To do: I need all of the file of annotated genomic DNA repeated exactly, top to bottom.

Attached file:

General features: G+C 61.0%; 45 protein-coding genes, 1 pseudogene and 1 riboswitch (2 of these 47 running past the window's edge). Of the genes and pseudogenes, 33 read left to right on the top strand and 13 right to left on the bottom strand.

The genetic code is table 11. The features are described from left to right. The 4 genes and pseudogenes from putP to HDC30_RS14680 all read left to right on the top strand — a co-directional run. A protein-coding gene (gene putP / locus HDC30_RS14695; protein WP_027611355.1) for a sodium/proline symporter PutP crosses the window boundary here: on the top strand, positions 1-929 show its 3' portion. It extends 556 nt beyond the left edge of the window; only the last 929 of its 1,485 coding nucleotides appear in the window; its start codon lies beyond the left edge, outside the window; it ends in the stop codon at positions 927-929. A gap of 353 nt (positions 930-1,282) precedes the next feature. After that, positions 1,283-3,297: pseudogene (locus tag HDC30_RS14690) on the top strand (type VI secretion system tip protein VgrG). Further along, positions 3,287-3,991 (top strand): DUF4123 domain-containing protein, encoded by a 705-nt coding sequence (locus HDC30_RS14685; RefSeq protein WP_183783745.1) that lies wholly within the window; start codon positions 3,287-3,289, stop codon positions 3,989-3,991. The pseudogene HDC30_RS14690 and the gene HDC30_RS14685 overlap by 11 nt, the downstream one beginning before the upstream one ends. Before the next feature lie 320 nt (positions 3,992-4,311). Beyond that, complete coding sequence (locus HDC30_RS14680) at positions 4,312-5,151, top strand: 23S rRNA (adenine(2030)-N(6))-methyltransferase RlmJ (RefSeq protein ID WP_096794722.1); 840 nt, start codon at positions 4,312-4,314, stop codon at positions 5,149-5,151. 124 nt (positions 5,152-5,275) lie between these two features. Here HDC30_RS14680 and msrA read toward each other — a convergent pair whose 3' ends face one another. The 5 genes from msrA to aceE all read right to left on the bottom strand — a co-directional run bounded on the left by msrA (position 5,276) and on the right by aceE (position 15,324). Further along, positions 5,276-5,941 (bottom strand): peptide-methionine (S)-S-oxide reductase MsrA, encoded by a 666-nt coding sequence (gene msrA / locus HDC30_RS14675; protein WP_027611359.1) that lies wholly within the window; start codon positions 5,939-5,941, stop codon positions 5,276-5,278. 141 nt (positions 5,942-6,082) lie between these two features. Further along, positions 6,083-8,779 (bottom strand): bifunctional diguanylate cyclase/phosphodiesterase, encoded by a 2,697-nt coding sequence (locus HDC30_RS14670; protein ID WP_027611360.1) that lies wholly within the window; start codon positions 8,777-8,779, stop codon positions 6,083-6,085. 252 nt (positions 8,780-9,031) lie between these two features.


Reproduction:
General features: G+C 61.0%; 45 protein-coding genes, 1 pseudogene and 1 riboswitch (2 of these 47 running past the window's edge). Of the genes and pseudogenes, 33 read left to right on the top strand and 13 right to left on the bottom strand.

The genetic code is table 11. The features are described from left to right. The 4 genes and pseudogenes from putP to HDC30_RS14680 all read left to right on the top strand — a co-directional run. A protein-coding gene (gene putP / locus HDC30_RS14695; protein WP_027611355.1) for a sodium/proline symporter PutP crosses the window boundary here: on the top strand, positions 1-929 show its 3' portion. It extends 556 nt beyond the left edge of the window; only the last 929 of its 1,485 coding nucleotides appear in the window; its start codon lies beyond the left edge, outside the window; it ends in the stop codon at positions 927-929. A gap of 353 nt (positions 930-1,282) precedes the next feature. After that, positions 1,283-3,297: pseudogene (locus tag HDC30_RS14690) on the top strand (type VI secretion system tip protein VgrG). Further along, positions 3,287-3,991 (top strand): DUF4123 domain-containing protein, encoded by a 705-nt coding sequence (locus HDC30_RS14685; RefSeq protein WP_183783745.1) that lies wholly within the window; start codon positions 3,287-3,289, stop codon positions 3,989-3,991. The pseudogene HDC30_RS14690 and the gene HDC30_RS14685 overlap by 11 nt, the downstream one beginning before the upstream one ends. Before the next feature lie 320 nt (positions 3,992-4,311). Beyond that, complete coding sequence (locus HDC30_RS14680) at positions 4,312-5,151, top strand: 23S rRNA (adenine(2030)-N(6))-methyltransferase RlmJ (RefSeq protein ID WP_096794722.1); 840 nt, start codon at positions 4,312-4,314, stop codon at positions 5,149-5,151. 124 nt (positions 5,152-5,275) lie between these two features. Here HDC30_RS14680 and msrA read toward each other — a convergent pair whose 3' ends face one another. The 5 genes from msrA to aceE all read right to left on the bottom strand — a co-directional run bounded on the left by msrA (position 5,276) and on the right by aceE (position 15,324). Further along, positions 5,276-5,941 (bottom strand): peptide-methionine (S)-S-oxide reductase MsrA, encoded by a 666-nt coding sequence (gene msrA / locus HDC30_RS14675; protein WP_027611359.1) that lies wholly within the window; start codon positions 5,939-5,941, stop codon positions 5,276-5,278. 141 nt (positions 5,942-6,082) lie between these two features. Further along, positions 6,083-8,779 (bottom strand): bifunctional diguanylate cyclase/phosphodiesterase, encoded by a 2,697-nt coding sequence (locus HDC30_RS14670; protein ID WP_027611360.1) that lies wholly within the window; start codon positions 8,777-8,779, stop codon positions 6,083-6,085. 252 nt (positions 8,780-9,031) lie between these two features.